Top class leaders and companies spend their days, months, years, decades, immersed in trying to get things done. They have normally become world-class in their field. Most of us couldn’t live long enough to acquire their skill and understanding of their industry. Serving such clients is an honour.
However, some prospects high in expertise are un-helpable.
Some people have become so expert, and have been so expert for so long, that they have become un-helpable. They are unable to accept that other people who have spent their lives developing techniques in different areas of expertise could have anything to add to their vast array of knowledge.
It would be wise sift out such undesirable prospects early in the negotiation process, they are clients to avoid.
By contrast, great clients are willing to learn from anyone, that is one of the many reasons they have become so skilled.
5. Clients to Avoid. Those with Prohibitive Buying Process Costs
Many organisations, especially those in the public sector, have such convoluted and contrived, buying processes, that the amount of time that is required to even get to the point of being on the short list as a supplier, is simply not worth it.
Why not worth it? The time you spend jumping through entirely wasteful hoops, like some performing dog, is time that you could have started, concluded, and delivered great results for multiple clients.
And that is true for maybe all 40 of the organisations that pitch for the contract.
What massive waste on such a massive scale!
Imagine: 40 companies all spending vast amounts of time and money pitching for a contract. All in the name of saving a penny or two for the public purse! ALL of the pitching organisations could have used that time to add value elsewhere, and paid tax on their profits, tax worth hundreds if not thousands of times the pennies that were “saved” by the wasteful process.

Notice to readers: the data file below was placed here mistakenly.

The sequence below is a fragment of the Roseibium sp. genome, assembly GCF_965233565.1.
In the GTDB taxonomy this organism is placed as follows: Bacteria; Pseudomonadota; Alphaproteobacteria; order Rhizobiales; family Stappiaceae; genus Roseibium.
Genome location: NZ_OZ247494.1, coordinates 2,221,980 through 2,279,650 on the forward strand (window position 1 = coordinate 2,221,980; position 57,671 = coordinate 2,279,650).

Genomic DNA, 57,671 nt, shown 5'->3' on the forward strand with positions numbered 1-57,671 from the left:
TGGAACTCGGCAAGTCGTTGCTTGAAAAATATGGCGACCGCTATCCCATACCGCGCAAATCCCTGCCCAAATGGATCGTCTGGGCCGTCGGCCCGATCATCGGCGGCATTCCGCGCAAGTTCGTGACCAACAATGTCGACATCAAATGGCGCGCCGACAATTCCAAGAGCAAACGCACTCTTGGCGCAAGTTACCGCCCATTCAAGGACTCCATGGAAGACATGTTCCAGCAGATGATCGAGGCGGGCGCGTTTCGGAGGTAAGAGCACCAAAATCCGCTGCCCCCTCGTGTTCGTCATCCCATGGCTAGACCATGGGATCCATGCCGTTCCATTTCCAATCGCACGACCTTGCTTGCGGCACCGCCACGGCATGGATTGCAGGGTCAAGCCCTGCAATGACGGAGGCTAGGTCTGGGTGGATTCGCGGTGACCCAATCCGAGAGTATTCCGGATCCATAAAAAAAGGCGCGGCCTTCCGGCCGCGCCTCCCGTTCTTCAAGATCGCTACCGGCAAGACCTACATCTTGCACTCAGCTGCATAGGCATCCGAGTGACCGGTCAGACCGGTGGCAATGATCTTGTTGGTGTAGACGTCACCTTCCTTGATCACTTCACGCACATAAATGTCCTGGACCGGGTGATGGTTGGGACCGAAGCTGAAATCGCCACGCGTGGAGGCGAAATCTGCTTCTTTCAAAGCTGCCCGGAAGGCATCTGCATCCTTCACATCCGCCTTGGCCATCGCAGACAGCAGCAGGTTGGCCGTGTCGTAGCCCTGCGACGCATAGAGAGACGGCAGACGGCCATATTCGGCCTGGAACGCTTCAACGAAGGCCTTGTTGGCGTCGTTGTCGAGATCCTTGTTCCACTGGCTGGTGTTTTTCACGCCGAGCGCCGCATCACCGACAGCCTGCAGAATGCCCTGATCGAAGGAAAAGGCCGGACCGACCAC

The word farcical doesn’t even come close to how wasteful such scenarios are. And they are taking place on a massive scale right across the world every minute of every day. Imagine what all those people could be doing to add value, instead of pitching for a contract that is going the lowest bidder, to save a public sector organisation 1% of costs.
What kinds of suppliers would be prepared to accept such wasteful practices?
are unaware of how to make judgements on how to use their time wisely.
have no other options.
are happy to enter a high compliance, low initiative environment.
Do you think those are the characteristics of high performers? Are those the behaviours of people who achieve at the highest level? No. In fact, they are the opposite.
Such processes attract and retain the bottom end of the market players. And that brings us full circle: what kinds of organisations or people set up such processes?
Those who know the price of everything and the value of nothing.
Sadly it goes further. In trying to get a few pennies off the price, massive value for the rest of society is destroyed. Many potential suppliers waste huge amounts of money. In some cases the losses to all the suppliers is many times greater than the entire value of the contract. They are clients to avoid! In everyone’s interests.
It might be wise to decline to work with organisations suffering the afflictions listed above.
Selecting clients is an under-rated skill. Choosing prospects for whom you can add massive value is essential to securing the order.
Equally essential is selecting clients who value what you do, who want you to succeed, who want you to become better and better at what you do. In everyone’s interest.
One of the wisest ways to obtain the clients that you want, it to know the clients to avoid.
Do you have a system to identify clients to avoid? It might be worth designing such a system.
For more information contact Dr Nigel MacLennan.